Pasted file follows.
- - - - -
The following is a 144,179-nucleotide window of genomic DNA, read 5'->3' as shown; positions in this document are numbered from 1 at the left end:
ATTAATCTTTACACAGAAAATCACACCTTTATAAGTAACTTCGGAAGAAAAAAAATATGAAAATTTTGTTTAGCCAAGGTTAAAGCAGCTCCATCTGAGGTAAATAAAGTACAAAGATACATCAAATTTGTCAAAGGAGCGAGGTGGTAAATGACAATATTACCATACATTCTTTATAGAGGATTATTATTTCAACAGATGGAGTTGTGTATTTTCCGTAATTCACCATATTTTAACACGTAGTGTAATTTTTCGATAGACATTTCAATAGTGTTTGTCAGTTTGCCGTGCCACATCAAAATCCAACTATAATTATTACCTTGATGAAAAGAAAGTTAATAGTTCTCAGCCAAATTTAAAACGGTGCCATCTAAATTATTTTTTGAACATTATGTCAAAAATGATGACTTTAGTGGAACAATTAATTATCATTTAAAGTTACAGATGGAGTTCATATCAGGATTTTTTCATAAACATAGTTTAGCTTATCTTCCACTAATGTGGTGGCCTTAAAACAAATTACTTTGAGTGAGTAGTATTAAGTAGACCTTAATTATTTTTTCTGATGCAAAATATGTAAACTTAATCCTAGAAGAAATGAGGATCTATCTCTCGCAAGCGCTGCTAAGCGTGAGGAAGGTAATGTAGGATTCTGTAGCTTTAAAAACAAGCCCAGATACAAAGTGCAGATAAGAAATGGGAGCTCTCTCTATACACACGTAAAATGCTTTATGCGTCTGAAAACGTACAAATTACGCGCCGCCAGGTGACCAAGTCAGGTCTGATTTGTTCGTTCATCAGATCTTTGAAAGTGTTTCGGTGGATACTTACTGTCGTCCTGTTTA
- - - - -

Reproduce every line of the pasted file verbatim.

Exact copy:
The following is a 144,179-nucleotide window of genomic DNA, read 5'->3' as shown; positions in this document are numbered from 1 at the left end:
ATTAATCTTTACACAGAAAATCACACCTTTATAAGTAACTTCGGAAGAAAAAAAATATGAAAATTTTGTTTAGCCAAGGTTAAAGCAGCTCCATCTGAGGTAAATAAAGTACAAAGATACATCAAATTTGTCAAAGGAGCGAGGTGGTAAATGACAATATTACCATACATTCTTTATAGAGGATTATTATTTCAACAGATGGAGTTGTGTATTTTCCGTAATTCACCATATTTTAACACGTAGTGTAATTTTTCGATAGACATTTCAATAGTGTTTGTCAGTTTGCCGTGCCACATCAAAATCCAACTATAATTATTACCTTGATGAAAAGAAAGTTAATAGTTCTCAGCCAAATTTAAAACGGTGCCATCTAAATTATTTTTTGAACATTATGTCAAAAATGATGACTTTAGTGGAACAATTAATTATCATTTAAAGTTACAGATGGAGTTCATATCAGGATTTTTTCATAAACATAGTTTAGCTTATCTTCCACTAATGTGGTGGCCTTAAAACAAATTACTTTGAGTGAGTAGTATTAAGTAGACCTTAATTATTTTTTCTGATGCAAAATATGTAAACTTAATCCTAGAAGAAATGAGGATCTATCTCTCGCAAGCGCTGCTAAGCGTGAGGAAGGTAATGTAGGATTCTGTAGCTTTAAAAACAAGCCCAGATACAAAGTGCAGATAAGAAATGGGAGCTCTCTCTATACACACGTAAAATGCTTTATGCGTCTGAAAACGTACAAATTACGCGCCGCCAGGTGACCAAGTCAGGTCTGATTTGTTCGTTCATCAGATCTTTGAAAGTGTTTCGGTGGATACTTACTGTCGTCCTGTTTA